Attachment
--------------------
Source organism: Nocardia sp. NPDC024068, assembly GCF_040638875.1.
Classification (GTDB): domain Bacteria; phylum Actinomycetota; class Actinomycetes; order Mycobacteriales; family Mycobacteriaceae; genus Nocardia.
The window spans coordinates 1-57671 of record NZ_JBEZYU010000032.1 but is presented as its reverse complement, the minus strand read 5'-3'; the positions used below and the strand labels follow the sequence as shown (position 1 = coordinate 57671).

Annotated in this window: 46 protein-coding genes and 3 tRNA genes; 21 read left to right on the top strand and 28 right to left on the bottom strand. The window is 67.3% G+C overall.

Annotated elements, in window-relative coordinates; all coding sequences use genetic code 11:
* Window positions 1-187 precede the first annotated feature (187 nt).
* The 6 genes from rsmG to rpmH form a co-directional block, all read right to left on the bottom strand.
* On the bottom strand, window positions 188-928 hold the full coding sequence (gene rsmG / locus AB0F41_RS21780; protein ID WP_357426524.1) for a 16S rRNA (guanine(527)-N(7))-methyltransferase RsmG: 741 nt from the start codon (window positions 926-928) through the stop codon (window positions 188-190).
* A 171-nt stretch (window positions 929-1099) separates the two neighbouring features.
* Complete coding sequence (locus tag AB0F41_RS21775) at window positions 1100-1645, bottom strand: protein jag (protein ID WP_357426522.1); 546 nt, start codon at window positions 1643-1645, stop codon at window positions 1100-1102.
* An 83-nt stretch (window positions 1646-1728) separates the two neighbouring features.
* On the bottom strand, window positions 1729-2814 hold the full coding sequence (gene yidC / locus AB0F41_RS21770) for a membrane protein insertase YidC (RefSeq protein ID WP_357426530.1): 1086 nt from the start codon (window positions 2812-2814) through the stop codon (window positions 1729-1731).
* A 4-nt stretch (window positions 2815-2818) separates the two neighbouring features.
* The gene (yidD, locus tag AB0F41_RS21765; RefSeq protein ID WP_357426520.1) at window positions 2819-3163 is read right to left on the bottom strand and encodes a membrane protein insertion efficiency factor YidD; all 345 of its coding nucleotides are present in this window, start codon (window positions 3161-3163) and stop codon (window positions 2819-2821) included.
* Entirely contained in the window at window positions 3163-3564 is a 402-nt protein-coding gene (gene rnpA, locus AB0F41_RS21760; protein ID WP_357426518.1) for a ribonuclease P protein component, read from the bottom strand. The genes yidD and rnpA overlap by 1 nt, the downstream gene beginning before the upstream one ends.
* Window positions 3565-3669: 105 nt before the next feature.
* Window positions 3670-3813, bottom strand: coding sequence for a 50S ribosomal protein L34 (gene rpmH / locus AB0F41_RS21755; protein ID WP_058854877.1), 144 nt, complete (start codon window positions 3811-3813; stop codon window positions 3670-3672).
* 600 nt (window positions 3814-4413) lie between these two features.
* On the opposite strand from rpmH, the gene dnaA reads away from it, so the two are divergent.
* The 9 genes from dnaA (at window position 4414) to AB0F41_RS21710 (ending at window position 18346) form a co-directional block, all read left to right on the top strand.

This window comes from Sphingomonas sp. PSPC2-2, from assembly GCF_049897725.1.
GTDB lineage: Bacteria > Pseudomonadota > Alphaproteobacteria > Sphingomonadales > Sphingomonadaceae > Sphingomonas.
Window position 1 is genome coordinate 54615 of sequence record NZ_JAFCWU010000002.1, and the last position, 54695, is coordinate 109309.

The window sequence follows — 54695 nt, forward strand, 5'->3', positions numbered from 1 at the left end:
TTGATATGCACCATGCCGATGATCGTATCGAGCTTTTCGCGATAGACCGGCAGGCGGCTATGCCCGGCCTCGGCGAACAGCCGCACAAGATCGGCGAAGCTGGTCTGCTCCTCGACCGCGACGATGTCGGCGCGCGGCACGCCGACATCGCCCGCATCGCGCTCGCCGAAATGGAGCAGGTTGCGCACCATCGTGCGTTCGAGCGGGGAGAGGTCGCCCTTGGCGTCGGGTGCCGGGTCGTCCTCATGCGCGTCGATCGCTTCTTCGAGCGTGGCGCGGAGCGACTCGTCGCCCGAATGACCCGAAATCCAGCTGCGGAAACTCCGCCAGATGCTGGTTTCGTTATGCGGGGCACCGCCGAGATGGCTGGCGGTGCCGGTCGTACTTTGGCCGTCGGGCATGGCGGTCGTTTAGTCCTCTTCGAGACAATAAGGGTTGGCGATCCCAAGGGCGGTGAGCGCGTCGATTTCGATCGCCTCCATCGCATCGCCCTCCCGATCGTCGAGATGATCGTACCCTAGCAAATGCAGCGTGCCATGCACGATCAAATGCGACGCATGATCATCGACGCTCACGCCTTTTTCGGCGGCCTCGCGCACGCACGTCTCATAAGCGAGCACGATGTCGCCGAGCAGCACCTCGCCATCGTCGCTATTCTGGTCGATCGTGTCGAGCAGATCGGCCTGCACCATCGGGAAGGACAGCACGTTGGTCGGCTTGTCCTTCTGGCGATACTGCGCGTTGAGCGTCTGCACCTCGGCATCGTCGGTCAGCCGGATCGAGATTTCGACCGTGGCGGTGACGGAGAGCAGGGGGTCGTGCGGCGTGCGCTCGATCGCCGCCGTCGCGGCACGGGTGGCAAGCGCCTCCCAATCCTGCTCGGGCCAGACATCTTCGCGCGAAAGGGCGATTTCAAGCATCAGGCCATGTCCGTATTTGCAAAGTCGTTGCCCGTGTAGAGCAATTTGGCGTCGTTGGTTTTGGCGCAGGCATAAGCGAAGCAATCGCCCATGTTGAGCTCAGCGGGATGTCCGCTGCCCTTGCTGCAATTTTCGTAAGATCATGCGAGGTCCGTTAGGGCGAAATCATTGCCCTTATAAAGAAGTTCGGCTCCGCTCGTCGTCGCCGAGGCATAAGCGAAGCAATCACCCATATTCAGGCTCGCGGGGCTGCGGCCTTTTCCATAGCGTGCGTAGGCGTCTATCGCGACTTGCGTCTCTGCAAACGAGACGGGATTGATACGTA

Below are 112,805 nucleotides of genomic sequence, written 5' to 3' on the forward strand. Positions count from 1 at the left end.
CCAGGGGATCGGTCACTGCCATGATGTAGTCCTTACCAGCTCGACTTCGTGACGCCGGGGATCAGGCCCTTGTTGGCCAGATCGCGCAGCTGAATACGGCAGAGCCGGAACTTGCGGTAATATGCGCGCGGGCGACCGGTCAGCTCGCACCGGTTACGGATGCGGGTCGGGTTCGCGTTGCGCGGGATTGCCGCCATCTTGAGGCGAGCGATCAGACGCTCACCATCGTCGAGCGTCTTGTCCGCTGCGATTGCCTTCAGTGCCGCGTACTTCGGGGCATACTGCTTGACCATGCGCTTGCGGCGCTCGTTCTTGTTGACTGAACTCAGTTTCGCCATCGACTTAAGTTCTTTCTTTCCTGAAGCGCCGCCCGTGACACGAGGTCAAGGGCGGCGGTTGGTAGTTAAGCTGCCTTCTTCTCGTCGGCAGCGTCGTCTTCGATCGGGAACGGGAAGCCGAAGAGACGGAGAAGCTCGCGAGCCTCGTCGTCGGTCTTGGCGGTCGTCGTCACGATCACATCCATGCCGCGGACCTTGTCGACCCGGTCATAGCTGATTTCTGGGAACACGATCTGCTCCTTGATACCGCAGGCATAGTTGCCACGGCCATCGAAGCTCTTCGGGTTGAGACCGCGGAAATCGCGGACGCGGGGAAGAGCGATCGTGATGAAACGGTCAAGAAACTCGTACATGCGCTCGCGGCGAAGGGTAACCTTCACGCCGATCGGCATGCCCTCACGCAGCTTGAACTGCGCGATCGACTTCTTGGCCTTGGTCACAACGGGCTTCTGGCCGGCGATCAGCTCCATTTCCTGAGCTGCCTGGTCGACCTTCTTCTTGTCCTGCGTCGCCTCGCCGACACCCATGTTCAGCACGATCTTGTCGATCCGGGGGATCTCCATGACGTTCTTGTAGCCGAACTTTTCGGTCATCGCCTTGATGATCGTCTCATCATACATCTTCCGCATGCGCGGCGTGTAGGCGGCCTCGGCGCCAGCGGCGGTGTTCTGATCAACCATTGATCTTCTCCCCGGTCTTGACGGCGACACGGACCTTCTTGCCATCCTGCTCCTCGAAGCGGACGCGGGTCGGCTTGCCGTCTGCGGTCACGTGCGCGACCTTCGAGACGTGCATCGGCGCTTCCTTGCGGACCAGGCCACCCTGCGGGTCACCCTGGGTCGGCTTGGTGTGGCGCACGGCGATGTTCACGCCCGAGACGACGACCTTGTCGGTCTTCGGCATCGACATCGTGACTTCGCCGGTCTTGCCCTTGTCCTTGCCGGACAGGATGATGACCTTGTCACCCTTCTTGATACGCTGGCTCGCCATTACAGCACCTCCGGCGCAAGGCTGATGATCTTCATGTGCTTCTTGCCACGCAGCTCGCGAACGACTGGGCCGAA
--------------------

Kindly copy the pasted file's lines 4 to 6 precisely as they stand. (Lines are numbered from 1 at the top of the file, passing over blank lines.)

Annotated in this window: 46 protein-coding genes and 3 tRNA genes; 21 read left to right on the top strand and 28 right to left on the bottom strand. The window is 67.3% G+C overall.

Annotated elements, in window-relative coordinates; all coding sequences use genetic code 11:
* Window positions 1-187 precede the first annotated feature (187 nt).